Comprehensions keen on the biology of Brain tumors: Possibilities and Challenges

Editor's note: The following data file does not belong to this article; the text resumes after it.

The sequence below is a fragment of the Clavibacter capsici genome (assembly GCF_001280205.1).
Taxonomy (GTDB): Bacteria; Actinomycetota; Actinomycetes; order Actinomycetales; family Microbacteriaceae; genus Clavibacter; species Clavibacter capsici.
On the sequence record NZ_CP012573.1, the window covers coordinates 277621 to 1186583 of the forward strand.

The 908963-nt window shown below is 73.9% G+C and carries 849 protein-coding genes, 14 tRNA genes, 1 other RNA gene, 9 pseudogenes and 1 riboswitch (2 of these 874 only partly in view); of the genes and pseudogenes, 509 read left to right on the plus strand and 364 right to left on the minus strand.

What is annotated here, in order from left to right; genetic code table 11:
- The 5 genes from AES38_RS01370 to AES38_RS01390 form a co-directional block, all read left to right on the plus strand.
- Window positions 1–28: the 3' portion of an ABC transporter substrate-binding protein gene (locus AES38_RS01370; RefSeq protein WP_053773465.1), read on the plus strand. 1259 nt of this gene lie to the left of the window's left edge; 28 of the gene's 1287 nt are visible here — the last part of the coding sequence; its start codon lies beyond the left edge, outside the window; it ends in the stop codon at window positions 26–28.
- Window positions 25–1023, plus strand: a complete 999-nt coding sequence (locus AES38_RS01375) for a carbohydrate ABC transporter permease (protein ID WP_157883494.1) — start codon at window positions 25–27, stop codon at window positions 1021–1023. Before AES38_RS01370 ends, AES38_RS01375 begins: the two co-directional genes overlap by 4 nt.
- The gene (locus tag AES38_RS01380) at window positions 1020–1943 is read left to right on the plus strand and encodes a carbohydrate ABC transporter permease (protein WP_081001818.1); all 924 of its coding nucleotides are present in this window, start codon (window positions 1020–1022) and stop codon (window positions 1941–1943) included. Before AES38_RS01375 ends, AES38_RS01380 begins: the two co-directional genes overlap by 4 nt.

The word “tumor” is a Greek term that refers to a swelling or a lump. In modern medical terms, a tumor is usually an abnormal mass of cells and tissues, which grows due to the abnormal division of cells. The unnatural division of cells occurs due to the cancerous nature of these cells, which no longer obey standard checkpoints that prevent healthy or non-cancerous cells from uncontrolled cell divisions. Tumors may be circumscribed or diffuse depending on whether they remain localized to a part of the brain or spread to other parts aggressively by metastasis; in 2016, WHO has classified tumors of the brain or central nervous system by taking into account the latest molecular genetic data along with classic histopathological features characteristic of each kind of tumor. The new classification system makes diagnosis more precise, but a better analysis of prognosis is now possible since genotype is far more determinative and accurate than histological phenotype. Modern technologies like high throughput gene sequencing, CRISPR-Cas9 gene editing, and personalized medicine approaches have improved the prognosis of brain tumor patients. They have also revolutionized our understanding of the biology of brain tumors and how they are now being treated. In this review, we will discuss the latest knowledge about the biology of brain tumors and how modern technologies are helping to understand the molecular basis of these pathologies and develop better treatment options to improve patient survival.